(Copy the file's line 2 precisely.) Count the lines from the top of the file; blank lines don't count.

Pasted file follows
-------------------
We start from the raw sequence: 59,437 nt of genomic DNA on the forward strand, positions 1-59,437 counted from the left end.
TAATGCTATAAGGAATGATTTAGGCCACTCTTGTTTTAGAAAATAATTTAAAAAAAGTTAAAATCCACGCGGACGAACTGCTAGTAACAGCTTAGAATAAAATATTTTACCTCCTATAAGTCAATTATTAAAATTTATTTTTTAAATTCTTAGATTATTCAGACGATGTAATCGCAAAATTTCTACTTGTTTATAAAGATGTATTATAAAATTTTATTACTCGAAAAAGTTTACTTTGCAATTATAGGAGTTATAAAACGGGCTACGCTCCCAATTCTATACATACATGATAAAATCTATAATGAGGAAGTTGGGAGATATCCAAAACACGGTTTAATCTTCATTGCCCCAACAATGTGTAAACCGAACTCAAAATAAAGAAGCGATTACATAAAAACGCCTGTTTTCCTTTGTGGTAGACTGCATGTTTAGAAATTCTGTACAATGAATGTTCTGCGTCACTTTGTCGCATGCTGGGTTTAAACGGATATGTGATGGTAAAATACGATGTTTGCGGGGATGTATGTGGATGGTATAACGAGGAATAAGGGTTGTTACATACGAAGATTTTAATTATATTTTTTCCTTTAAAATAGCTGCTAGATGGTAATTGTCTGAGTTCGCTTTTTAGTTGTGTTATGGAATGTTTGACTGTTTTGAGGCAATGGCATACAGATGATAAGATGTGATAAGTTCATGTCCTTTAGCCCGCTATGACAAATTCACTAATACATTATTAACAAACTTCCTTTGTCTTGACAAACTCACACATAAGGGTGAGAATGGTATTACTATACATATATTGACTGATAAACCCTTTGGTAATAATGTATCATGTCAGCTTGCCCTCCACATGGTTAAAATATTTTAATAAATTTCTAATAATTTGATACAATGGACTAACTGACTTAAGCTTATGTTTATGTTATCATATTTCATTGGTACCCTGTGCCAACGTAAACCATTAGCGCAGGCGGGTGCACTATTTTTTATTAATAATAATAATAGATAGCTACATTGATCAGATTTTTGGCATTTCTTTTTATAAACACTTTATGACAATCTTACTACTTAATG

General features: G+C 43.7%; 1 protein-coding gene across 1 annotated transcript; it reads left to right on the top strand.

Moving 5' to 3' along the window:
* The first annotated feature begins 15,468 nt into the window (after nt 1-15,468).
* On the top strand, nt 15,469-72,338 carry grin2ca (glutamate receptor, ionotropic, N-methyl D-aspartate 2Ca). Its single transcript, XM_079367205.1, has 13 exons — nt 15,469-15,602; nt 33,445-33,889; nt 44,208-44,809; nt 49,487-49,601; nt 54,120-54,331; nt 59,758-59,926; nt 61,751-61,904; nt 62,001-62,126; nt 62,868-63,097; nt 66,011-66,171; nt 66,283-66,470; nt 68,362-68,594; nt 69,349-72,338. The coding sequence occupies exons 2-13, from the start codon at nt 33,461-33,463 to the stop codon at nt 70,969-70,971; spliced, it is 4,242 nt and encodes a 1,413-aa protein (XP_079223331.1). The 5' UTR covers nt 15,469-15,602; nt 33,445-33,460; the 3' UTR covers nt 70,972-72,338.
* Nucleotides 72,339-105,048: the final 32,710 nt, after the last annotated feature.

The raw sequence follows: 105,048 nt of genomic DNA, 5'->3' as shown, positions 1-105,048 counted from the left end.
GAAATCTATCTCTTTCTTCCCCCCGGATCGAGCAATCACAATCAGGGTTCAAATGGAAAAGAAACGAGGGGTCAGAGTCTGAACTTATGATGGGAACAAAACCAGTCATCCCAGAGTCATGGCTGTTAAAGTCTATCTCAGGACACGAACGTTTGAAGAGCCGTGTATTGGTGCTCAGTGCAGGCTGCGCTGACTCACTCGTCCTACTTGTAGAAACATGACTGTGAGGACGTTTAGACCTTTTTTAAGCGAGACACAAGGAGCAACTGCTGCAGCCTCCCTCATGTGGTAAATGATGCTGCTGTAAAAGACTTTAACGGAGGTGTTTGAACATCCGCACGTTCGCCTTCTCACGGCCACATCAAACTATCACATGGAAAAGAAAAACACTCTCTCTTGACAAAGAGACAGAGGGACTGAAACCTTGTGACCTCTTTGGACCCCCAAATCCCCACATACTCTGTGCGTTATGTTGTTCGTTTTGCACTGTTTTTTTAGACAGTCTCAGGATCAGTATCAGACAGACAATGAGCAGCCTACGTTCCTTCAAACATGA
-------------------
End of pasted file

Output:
TAATGCTATAAGGAATGATTTAGGCCACTCTTGTTTTAGAAAATAATTTAAAAAAAGTTAAAATCCACGCGGACGAACTGCTAGTAACAGCTTAGAATAAAATATTTTACCTCCTATAAGTCAATTATTAAAATTTATTTTTTAAATTCTTAGATTATTCAGACGATGTAATCGCAAAATTTCTACTTGTTTATAAAGATGTATTATAAAATTTTATTACTCGAAAAAGTTTACTTTGCAATTATAGGAGTTATAAAACGGGCTACGCTCCCAATTCTATACATACATGATAAAATCTATAATGAGGAAGTTGGGAGATATCCAAAACACGGTTTAATCTTCATTGCCCCAACAATGTGTAAACCGAACTCAAAATAAAGAAGCGATTACATAAAAACGCCTGTTTTCCTTTGTGGTAGACTGCATGTTTAGAAATTCTGTACAATGAATGTTCTGCGTCACTTTGTCGCATGCTGGGTTTAAACGGATATGTGATGGTAAAATACGATGTTTGCGGGGATGTATGTGGATGGTATAACGAGGAATAAGGGTTGTTACATACGAAGATTTTAATTATATTTTTTCCTTTAAAATAGCTGCTAGATGGTAATTGTCTGAGTTCGCTTTTTAGTTGTGTTATGGAATGTTTGACTGTTTTGAGGCAATGGCATACAGATGATAAGATGTGATAAGTTCATGTCCTTTAGCCCGCTATGACAAATTCACTAATACATTATTAACAAACTTCCTTTGTCTTGACAAACTCACACATAAGGGTGAGAATGGTATTACTATACATATATTGACTGATAAACCCTTTGGTAATAATGTATCATGTCAGCTTGCCCTCCACATGGTTAAAATATTTTAATAAATTTCTAATAATTTGATACAATGGACTAACTGACTTAAGCTTATGTTTATGTTATCATATTTCATTGGTACCCTGTGCCAACGTAAACCATTAGCGCAGGCGGGTGCACTATTTTTTATTAATAATAATAATAGATAGCTACATTGATCAGATTTTTGGCATTTCTTTTTATAAACACTTTATGACAATCTTACTACTTAATG